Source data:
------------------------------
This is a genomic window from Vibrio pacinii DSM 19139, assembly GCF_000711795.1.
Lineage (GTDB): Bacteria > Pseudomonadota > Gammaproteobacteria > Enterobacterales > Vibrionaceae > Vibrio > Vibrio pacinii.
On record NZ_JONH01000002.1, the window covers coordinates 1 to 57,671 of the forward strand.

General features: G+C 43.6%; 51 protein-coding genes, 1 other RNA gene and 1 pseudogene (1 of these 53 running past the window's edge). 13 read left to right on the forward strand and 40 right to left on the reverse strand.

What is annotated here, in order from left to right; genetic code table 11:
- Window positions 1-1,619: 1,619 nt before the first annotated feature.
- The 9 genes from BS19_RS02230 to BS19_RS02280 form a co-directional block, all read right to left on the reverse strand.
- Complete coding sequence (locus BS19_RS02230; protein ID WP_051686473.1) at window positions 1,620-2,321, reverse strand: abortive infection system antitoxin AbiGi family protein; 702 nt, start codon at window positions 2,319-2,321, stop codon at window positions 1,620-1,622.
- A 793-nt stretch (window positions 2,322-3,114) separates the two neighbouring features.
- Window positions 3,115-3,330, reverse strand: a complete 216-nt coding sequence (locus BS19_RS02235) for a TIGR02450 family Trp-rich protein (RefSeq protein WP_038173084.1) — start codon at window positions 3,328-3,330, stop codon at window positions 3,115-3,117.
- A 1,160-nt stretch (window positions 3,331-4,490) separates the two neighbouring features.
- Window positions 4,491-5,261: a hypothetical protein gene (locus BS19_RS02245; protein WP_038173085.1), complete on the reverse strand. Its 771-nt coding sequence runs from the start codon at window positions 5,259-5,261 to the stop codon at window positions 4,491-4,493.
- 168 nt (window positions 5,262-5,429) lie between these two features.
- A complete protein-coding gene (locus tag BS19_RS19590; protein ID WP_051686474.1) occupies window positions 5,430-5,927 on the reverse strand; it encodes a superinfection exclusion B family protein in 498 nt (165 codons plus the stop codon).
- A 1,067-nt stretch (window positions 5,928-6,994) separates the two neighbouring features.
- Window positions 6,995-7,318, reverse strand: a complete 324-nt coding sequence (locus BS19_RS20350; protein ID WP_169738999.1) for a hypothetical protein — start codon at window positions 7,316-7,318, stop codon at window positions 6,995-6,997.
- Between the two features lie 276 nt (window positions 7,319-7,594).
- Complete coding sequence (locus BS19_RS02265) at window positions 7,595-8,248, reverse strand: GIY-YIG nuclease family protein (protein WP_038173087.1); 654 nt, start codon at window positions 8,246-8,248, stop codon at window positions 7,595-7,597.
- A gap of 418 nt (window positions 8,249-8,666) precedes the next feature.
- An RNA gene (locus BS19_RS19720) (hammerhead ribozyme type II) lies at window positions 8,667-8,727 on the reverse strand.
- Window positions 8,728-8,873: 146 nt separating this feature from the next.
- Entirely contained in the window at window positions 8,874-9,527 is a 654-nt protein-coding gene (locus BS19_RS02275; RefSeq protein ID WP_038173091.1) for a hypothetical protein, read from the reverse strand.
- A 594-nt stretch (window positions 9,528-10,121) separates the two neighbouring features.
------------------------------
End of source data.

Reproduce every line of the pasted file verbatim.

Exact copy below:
This is a genomic window from Vibrio pacinii DSM 19139, assembly GCF_000711795.1.
Lineage (GTDB): Bacteria > Pseudomonadota > Gammaproteobacteria > Enterobacterales > Vibrionaceae > Vibrio > Vibrio pacinii.
On record NZ_JONH01000002.1, the window covers coordinates 1 to 57,671 of the forward strand.

General features: G+C 43.6%; 51 protein-coding genes, 1 other RNA gene and 1 pseudogene (1 of these 53 running past the window's edge). 13 read left to right on the forward strand and 40 right to left on the reverse strand.

What is annotated here, in order from left to right; genetic code table 11:
- Window positions 1-1,619: 1,619 nt before the first annotated feature.
- The 9 genes from BS19_RS02230 to BS19_RS02280 form a co-directional block, all read right to left on the reverse strand.
- Complete coding sequence (locus BS19_RS02230; protein ID WP_051686473.1) at window positions 1,620-2,321, reverse strand: abortive infection system antitoxin AbiGi family protein; 702 nt, start codon at window positions 2,319-2,321, stop codon at window positions 1,620-1,622.
- A 793-nt stretch (window positions 2,322-3,114) separates the two neighbouring features.
- Window positions 3,115-3,330, reverse strand: a complete 216-nt coding sequence (locus BS19_RS02235) for a TIGR02450 family Trp-rich protein (RefSeq protein WP_038173084.1) — start codon at window positions 3,328-3,330, stop codon at window positions 3,115-3,117.
- A 1,160-nt stretch (window positions 3,331-4,490) separates the two neighbouring features.
- Window positions 4,491-5,261: a hypothetical protein gene (locus BS19_RS02245; protein WP_038173085.1), complete on the reverse strand. Its 771-nt coding sequence runs from the start codon at window positions 5,259-5,261 to the stop codon at window positions 4,491-4,493.
- 168 nt (window positions 5,262-5,429) lie between these two features.
- A complete protein-coding gene (locus tag BS19_RS19590; protein ID WP_051686474.1) occupies window positions 5,430-5,927 on the reverse strand; it encodes a superinfection exclusion B family protein in 498 nt (165 codons plus the stop codon).
- A 1,067-nt stretch (window positions 5,928-6,994) separates the two neighbouring features.
- Window positions 6,995-7,318, reverse strand: a complete 324-nt coding sequence (locus BS19_RS20350; protein ID WP_169738999.1) for a hypothetical protein — start codon at window positions 7,316-7,318, stop codon at window positions 6,995-6,997.
- Between the two features lie 276 nt (window positions 7,319-7,594).
- Complete coding sequence (locus BS19_RS02265) at window positions 7,595-8,248, reverse strand: GIY-YIG nuclease family protein (protein WP_038173087.1); 654 nt, start codon at window positions 8,246-8,248, stop codon at window positions 7,595-7,597.
- A gap of 418 nt (window positions 8,249-8,666) precedes the next feature.
- An RNA gene (locus BS19_RS19720) (hammerhead ribozyme type II) lies at window positions 8,667-8,727 on the reverse strand.
- Window positions 8,728-8,873: 146 nt separating this feature from the next.
- Entirely contained in the window at window positions 8,874-9,527 is a 654-nt protein-coding gene (locus BS19_RS02275; RefSeq protein ID WP_038173091.1) for a hypothetical protein, read from the reverse strand.
- A 594-nt stretch (window positions 9,528-10,121) separates the two neighbouring features.